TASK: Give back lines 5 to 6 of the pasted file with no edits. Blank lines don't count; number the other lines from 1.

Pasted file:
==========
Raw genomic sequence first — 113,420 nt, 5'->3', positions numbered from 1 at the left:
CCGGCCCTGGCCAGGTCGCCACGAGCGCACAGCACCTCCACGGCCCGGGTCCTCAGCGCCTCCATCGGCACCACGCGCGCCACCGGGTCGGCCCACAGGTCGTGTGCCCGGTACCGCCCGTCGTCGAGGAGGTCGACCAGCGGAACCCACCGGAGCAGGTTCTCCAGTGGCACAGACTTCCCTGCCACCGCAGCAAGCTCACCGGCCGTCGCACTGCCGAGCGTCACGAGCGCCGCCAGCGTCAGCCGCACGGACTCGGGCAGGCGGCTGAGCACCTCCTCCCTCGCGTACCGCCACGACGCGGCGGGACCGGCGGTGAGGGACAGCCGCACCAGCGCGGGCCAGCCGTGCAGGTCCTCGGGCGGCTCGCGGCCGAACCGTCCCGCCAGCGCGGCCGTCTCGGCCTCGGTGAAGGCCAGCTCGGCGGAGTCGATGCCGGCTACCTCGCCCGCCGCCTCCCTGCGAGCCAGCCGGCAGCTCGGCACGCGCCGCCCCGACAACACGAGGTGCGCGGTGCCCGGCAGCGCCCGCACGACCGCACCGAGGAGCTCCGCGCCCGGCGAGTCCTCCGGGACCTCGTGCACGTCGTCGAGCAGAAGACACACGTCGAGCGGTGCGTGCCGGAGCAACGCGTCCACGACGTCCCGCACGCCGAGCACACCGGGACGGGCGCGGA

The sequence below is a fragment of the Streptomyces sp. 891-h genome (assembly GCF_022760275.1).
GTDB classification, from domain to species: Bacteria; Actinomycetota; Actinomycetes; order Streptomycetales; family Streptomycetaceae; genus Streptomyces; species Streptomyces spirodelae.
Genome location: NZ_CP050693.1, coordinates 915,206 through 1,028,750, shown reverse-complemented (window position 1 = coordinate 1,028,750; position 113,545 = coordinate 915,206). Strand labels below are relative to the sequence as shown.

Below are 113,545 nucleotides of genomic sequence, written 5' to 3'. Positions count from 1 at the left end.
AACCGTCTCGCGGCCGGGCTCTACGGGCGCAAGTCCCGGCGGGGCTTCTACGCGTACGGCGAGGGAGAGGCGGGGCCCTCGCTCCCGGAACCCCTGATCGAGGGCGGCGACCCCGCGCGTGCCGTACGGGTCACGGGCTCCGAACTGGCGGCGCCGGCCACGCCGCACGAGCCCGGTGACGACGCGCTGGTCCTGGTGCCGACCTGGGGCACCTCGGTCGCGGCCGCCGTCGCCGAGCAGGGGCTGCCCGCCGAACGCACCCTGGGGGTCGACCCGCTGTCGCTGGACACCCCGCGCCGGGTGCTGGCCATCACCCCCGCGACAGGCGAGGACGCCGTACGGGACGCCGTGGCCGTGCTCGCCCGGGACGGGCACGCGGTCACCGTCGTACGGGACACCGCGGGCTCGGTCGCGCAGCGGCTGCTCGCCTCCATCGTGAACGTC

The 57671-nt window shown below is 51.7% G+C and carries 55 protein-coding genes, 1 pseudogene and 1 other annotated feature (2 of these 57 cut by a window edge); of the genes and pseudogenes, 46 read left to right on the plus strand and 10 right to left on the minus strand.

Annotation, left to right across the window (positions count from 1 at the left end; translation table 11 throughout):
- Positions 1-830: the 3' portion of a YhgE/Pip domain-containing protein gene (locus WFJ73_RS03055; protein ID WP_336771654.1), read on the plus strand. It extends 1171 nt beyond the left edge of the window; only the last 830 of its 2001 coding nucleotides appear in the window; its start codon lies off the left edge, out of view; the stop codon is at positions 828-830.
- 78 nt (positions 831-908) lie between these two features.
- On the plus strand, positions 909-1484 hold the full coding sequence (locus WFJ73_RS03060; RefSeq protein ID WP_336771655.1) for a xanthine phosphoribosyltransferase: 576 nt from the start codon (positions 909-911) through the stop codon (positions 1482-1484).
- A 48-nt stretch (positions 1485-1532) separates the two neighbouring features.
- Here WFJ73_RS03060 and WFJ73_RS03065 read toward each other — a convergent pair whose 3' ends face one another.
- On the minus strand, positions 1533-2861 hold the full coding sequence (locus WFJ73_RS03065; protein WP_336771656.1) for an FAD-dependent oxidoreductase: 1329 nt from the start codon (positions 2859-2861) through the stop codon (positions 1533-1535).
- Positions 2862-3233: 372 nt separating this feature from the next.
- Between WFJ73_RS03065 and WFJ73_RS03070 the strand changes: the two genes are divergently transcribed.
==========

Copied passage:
Genome location: NZ_CP050693.1, coordinates 915,206 through 1,028,750, shown reverse-complemented (window position 1 = coordinate 1,028,750; position 113,545 = coordinate 915,206). Strand labels below are relative to the sequence as shown.

Below are 113,545 nucleotides of genomic sequence, written 5' to 3'. Positions count from 1 at the left end.